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City Innovate Foundation is partnering with Miami-Dade County to tap civic technology and world-class resources to bring smarter and more efficient public transit services to 34 cities in Florida.
SAN FRANCISCO, October 11, 2016– City Innovate Foundation announced during its annual summit BRIDGE SF that beginning on October 11th, it will work with Miami-Dade County to bring together world-class partners from the private and public sectors to reshape the landscape of public transit.
City Innovate was created to solve the world’s toughest urban problems through cross sector partnerships and technological innovation. For its inaugural debut, City Innovate’s first endeavor is to host an “Urban Mobility Collider” at its Superpublic civic innovation lab in San Francisco. City Innovate will bring in the expertise of Microsoft, Lyft, Zipcar, and Cubic Transportation Systems among others, to solve one of the country’s most pressing urban issues: transportation.
“Studies have shown that more efficient public transit has direct, tangible effects on improving the lives of families and individuals across the country. Reducing congestion and supporting technology that support streamlined multi-modal transportation options lead to increased economic activity and upward mobility opportunities,” says Gert Christen, Chief Operating Officer of City Innovate Foundation.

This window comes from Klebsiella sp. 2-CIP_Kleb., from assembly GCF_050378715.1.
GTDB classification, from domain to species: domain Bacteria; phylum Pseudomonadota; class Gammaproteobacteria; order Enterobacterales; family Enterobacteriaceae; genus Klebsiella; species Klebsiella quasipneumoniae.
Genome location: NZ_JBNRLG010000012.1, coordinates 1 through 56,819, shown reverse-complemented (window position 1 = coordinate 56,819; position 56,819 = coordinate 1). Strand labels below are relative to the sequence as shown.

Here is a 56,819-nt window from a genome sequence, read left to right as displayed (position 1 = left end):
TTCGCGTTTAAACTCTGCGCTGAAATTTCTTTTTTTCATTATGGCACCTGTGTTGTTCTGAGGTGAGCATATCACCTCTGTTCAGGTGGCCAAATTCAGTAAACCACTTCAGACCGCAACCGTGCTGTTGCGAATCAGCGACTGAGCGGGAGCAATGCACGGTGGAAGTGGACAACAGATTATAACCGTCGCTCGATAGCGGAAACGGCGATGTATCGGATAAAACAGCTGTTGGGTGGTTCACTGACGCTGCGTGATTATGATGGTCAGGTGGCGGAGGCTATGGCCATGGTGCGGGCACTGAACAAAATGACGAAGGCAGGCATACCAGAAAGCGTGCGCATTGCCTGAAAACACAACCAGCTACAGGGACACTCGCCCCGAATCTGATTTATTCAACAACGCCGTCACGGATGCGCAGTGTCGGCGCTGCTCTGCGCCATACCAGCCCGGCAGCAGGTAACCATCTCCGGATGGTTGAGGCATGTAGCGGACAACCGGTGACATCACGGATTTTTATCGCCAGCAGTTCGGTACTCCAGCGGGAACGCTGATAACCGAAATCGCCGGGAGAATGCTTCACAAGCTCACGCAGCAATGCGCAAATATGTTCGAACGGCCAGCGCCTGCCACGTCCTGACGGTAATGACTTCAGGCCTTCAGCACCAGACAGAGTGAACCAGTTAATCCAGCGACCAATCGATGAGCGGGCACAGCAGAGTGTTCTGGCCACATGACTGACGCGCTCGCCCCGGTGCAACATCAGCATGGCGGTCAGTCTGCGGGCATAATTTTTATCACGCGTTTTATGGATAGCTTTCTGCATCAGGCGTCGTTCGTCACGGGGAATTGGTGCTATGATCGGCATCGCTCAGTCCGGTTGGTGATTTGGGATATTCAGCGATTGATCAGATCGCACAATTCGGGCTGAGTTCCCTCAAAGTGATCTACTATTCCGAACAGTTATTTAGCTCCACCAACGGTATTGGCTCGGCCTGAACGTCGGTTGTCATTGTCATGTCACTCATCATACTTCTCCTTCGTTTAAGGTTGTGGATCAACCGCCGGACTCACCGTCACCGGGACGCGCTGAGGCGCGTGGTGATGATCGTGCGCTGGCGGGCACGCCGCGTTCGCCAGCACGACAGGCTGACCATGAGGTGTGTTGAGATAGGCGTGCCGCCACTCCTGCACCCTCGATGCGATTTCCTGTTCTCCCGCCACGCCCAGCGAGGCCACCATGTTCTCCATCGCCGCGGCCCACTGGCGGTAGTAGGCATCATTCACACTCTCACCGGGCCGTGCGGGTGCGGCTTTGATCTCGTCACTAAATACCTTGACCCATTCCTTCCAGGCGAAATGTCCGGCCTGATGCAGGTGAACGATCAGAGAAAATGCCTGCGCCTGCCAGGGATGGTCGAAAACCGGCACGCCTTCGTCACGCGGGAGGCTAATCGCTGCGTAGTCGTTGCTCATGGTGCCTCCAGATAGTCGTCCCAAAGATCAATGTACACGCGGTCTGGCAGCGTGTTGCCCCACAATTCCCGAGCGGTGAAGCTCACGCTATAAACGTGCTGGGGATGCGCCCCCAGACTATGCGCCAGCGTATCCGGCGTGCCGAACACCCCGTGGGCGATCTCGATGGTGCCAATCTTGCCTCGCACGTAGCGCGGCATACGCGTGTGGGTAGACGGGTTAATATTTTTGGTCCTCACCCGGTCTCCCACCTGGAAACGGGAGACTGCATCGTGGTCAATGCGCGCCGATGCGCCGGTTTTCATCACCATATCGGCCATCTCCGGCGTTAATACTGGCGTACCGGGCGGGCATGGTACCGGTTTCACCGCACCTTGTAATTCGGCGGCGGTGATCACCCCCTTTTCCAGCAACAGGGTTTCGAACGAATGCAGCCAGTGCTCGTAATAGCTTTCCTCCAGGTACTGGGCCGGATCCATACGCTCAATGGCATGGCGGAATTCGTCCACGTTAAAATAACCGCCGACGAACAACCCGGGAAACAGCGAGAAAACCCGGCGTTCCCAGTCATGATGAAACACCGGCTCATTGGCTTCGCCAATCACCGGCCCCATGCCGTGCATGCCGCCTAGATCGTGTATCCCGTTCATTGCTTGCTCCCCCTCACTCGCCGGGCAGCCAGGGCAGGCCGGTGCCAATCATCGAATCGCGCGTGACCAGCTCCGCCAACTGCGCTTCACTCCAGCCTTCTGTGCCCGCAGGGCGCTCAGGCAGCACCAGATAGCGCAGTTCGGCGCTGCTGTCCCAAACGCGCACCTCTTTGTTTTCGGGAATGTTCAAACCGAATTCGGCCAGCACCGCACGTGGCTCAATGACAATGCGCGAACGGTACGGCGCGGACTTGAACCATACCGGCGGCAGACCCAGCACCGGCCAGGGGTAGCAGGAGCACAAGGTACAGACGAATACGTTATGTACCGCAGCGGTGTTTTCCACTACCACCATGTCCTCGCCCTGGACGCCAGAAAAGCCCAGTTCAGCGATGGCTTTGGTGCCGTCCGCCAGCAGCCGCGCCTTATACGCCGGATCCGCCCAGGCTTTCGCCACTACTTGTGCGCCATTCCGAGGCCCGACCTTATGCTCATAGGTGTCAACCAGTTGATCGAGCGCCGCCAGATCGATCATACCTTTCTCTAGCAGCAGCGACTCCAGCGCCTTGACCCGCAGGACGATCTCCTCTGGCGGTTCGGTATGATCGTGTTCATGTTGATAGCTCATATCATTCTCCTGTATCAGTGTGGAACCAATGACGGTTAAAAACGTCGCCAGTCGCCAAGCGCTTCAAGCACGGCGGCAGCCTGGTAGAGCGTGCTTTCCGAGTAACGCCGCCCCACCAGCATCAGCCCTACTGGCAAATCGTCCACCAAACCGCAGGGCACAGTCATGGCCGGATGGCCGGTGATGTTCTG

Few organizations, especially in the technology sector, have taken the initiative to address this issue by targeting specific technology capabilities and working directly with policymakers. However, recognizing the capacity for impact, City Innovate is preparing to take the challenge on headfirst.
“We are excited to help break new ground on how cities can innovate,” said Kamran Saddique, Executive Director of City Innovate Foundation. “Miami-Dade County ranks as the 7th most congested metropolitan area in the USA and developing a playbook for how decade-old installed transit systems can be integrated with cutting edge new services here will benefit all our member cities.”